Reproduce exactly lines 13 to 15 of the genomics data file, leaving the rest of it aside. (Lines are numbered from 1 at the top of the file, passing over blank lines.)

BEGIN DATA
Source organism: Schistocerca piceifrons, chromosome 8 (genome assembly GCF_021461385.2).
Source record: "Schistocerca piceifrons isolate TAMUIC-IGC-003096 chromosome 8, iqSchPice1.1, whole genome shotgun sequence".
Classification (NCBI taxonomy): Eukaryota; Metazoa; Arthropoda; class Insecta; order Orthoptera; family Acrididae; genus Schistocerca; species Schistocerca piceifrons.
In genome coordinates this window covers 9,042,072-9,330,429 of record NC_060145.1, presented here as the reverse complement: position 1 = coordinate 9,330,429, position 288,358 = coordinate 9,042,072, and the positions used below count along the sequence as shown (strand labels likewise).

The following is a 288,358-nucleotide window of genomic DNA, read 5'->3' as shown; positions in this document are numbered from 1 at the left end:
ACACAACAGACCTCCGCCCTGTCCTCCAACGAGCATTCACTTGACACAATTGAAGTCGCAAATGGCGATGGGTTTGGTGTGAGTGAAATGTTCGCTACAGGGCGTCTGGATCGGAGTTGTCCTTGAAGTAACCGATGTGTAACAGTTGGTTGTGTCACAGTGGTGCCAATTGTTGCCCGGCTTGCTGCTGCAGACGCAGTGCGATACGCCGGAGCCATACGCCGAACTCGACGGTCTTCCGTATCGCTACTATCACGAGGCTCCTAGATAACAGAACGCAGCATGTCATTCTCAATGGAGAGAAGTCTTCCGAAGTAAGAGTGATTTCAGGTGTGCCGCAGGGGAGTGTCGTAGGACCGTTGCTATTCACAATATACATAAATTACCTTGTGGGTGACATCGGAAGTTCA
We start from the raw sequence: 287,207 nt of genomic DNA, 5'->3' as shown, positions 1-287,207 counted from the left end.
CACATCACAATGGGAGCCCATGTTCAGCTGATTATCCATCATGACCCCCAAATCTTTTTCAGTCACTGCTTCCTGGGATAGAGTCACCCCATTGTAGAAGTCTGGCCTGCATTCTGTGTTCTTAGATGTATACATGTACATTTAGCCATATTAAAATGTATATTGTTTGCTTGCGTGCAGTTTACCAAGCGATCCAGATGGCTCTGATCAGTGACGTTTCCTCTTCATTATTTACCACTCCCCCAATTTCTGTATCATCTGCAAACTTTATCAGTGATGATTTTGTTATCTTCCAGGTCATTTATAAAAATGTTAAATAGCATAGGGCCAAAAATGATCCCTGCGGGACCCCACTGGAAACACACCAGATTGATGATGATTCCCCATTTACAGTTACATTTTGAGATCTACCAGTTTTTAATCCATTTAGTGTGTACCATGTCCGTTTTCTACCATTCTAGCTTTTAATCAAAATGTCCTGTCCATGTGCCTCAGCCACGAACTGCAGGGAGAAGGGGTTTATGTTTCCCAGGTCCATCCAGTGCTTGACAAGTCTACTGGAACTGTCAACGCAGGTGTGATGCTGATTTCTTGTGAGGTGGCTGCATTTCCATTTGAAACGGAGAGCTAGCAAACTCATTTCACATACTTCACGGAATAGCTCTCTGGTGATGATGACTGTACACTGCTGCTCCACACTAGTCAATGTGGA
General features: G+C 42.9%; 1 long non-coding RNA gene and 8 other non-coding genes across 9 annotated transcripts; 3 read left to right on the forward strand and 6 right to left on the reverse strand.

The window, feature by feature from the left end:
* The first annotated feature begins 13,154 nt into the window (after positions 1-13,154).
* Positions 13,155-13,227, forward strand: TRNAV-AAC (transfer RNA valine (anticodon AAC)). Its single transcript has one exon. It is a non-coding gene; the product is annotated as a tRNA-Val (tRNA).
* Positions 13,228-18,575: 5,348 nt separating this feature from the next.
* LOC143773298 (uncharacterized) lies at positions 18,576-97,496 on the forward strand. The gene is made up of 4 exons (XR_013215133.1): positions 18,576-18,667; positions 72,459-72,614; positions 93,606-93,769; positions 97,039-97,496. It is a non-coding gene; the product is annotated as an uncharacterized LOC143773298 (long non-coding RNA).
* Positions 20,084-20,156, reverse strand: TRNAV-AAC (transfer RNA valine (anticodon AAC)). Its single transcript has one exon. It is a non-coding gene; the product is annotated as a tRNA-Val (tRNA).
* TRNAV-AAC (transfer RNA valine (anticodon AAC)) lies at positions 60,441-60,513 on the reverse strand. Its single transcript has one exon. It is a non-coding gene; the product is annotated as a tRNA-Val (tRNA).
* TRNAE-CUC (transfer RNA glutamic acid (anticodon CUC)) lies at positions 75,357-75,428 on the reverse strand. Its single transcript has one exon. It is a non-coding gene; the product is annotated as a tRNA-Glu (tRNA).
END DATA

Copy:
* Positions 13,228-18,575: 5,348 nt separating this feature from the next.
* LOC143773298 (uncharacterized) lies at positions 18,576-97,496 on the forward strand. The gene is made up of 4 exons (XR_013215133.1): positions 18,576-18,667; positions 72,459-72,614; positions 93,606-93,769; positions 97,039-97,496. It is a non-coding gene; the product is annotated as an uncharacterized LOC143773298 (long non-coding RNA).
* Positions 20,084-20,156, reverse strand: TRNAV-AAC (transfer RNA valine (anticodon AAC)). Its single transcript has one exon. It is a non-coding gene; the product is annotated as a tRNA-Val (tRNA).